In the third of our Wills and Estates 101 series we speak with Rigby Cooke Lawyers Wills, Trusts and Estates practice lead, Rachael Grabovic, to answer questions around Superannuation death benefits.
Firstly, what is a superannuation death benefit?
A superannuation death benefit is a payment made to a superannuation dependent beneficiary or to the legal representative of a deceased person’s estate.
The team frequently comes across situations where a deceased does not have a valid Binding or Non-Binding Death Benefit Nomination in place. Without this, the Trustee of your Super Fund has the power to determine who will receive your super on your death. In our experience this leads to emotional distress and in some circumstances a court room. Reviewing your superannuation is an important aspect of Estate Planning and should not be done in isolation. The law governing superannuation is strict and can impact upon who you can leave your super death benefits to. For example, parents, siblings and grandchildren do not automatically qualify.
A death benefit nomination is a legal document and must not only comply with the law it must also comply with the terms of the superannuation trust deed. If the nomination does not comply with the rules of the trust deed you may find the nomination fails and the appointed trustee having sole discretion as to who will receive your death benefit.
Managing your own self-managed superannuation fund (SMSF) brings with it further estate planning issues. In addition to contemplating who will be entitled to receive your superannuation death benefit on your death, you must also consider who will take control of your fund if you were to lose capacity or die. The issue of control has become a very important aspect of estate planning with recent cases being disputed in the Courts; lawyers being the only winners.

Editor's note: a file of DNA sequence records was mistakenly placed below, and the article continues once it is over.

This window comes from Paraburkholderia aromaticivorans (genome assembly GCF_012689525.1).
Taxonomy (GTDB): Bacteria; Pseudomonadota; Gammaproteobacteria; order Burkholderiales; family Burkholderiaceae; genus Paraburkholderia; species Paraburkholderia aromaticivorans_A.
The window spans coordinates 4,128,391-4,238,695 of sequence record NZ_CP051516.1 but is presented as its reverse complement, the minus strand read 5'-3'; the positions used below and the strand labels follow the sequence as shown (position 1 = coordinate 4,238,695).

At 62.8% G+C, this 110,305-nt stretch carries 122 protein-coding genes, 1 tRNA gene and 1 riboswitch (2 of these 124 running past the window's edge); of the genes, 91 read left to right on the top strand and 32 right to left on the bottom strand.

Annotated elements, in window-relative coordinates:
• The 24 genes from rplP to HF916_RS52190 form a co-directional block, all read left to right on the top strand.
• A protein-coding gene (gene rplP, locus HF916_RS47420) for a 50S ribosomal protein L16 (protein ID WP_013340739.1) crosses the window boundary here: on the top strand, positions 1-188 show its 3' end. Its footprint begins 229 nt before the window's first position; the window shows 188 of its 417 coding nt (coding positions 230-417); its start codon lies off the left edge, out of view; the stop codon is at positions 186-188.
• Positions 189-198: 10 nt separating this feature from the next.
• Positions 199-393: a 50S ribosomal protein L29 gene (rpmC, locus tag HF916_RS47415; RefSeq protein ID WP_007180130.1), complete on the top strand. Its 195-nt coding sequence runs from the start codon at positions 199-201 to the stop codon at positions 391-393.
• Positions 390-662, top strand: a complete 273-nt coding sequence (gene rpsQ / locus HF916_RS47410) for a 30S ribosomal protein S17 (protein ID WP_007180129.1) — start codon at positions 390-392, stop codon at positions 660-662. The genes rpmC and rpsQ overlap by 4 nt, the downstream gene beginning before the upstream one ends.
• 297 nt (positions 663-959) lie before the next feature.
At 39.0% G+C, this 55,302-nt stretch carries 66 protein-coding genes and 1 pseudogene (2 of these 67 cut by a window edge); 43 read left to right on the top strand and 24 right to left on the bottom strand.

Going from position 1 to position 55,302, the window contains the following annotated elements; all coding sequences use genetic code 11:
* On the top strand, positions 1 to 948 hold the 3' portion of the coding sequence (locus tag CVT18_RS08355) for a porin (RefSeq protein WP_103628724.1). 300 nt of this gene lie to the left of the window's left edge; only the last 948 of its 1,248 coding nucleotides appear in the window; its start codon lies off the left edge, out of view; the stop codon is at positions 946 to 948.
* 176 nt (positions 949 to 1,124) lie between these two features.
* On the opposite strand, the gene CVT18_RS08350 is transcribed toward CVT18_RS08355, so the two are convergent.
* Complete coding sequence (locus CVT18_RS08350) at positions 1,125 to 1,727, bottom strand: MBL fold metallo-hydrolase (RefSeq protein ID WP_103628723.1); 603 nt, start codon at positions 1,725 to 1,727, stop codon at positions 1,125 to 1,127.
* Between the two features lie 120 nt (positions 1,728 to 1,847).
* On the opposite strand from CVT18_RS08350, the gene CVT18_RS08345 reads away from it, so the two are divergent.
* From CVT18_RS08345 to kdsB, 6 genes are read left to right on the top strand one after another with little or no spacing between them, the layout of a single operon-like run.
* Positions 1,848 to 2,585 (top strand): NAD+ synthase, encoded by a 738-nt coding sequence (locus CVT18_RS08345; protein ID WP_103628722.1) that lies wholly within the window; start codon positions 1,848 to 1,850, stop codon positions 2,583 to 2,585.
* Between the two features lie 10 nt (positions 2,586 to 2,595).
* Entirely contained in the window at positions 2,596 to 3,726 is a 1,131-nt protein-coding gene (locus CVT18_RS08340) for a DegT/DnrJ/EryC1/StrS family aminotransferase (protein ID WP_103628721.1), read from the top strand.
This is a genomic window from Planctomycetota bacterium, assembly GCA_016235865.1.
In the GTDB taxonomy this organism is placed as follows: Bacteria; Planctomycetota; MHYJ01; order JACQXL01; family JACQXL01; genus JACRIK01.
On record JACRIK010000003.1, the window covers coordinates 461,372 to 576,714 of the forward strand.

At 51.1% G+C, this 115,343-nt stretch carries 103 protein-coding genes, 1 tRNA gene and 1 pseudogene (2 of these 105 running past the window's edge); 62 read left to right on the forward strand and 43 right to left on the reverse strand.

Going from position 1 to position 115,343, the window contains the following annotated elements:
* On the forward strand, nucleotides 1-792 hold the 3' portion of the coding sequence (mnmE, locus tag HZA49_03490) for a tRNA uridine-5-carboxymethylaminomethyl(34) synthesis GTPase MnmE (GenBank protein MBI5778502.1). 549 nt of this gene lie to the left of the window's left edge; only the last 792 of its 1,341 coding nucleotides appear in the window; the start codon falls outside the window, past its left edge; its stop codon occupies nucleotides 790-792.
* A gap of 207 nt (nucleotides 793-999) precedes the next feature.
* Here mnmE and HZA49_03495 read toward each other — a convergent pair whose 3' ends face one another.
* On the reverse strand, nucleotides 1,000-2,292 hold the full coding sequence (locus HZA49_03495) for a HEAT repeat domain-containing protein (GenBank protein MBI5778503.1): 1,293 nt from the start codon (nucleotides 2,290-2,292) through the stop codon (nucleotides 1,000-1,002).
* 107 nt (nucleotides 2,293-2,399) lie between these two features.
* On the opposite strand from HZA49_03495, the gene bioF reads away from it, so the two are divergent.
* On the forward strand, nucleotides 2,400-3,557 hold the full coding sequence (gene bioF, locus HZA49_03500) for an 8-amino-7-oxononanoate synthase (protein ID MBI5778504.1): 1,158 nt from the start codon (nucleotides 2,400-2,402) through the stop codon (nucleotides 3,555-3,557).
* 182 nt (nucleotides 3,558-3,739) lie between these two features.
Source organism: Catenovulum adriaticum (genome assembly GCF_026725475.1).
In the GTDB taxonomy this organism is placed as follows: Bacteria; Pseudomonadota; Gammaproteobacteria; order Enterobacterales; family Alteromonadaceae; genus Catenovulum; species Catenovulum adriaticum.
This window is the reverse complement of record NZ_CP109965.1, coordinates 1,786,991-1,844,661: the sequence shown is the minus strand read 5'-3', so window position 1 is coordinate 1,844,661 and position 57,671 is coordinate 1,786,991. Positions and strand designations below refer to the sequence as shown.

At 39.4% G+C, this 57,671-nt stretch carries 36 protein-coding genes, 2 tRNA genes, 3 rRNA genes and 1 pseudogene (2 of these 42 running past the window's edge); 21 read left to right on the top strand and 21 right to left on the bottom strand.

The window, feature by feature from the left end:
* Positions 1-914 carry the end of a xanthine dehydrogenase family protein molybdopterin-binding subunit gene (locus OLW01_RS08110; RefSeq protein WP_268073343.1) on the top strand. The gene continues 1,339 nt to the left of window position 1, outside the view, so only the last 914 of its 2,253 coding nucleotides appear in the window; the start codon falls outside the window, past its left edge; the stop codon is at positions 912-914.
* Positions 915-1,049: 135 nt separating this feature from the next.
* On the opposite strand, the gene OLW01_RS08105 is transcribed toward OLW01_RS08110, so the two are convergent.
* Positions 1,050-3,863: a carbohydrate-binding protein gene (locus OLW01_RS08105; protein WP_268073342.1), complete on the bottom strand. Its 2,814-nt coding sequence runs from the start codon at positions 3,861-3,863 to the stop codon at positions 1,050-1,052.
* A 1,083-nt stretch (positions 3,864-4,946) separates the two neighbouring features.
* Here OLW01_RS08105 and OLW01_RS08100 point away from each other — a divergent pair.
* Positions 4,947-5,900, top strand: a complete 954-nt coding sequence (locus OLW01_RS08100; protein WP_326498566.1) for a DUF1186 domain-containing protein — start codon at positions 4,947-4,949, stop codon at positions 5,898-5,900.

The most recent case Wareham v Marsella  VSCA 92 discusses the importance of trustees of a SMSF exercising its discretion when paying a death benefit with real and genuine consideration; ensuring the exercise of discretion is not in bad faith.
There is also a fiduciary relationship between the trustee of a trust and the beneficiaries, and for the purposes of a SMSF the concept of beneficiary extends to the potential death benefit recipients.
What does this mean?
The trustee is forbidden from making decisions which is a conflict of interest and duty, and is not authorised to profit from its position, property of the trust or from confidential information (Breen v Williams (1996) 186 CLR 71). There is an exception to the “no conflict” rule which has been recognised in Mordecai v Mordecai (1988) 12 NSWLR 58 which may extend to superannuation funds.
But even if the trustee is able to overcome the conflict rule the risk remains, if any potential decision to pay the death benefit does not give “real and genuine consideration” to the competing interest of all prospective beneficiaries of the death benefit, the trustee will be in breach of its fiduciary duties.
To mitigate any risk that your estate plan can be overturned it is important to obtain specific legal advice for your particular situation.
Rigby Cooke’s Wills, Trusts and Estates team is well placed to assist you should you have any concerns or questions with regard to the payment of a superannuation death benefit, preparation of valid death benefit nominations, agreements etc. or more generally trust advice.
|Disclaimer: This publication contains comments of a general nature only and is provided as an information service. It is not intended to be relied upon as, nor is it a substitute for specific professional advice. No responsibility can be accepted by Rigby Cooke Lawyers or the authors for loss occasioned to any person doing anything as a result of any material in this publication.
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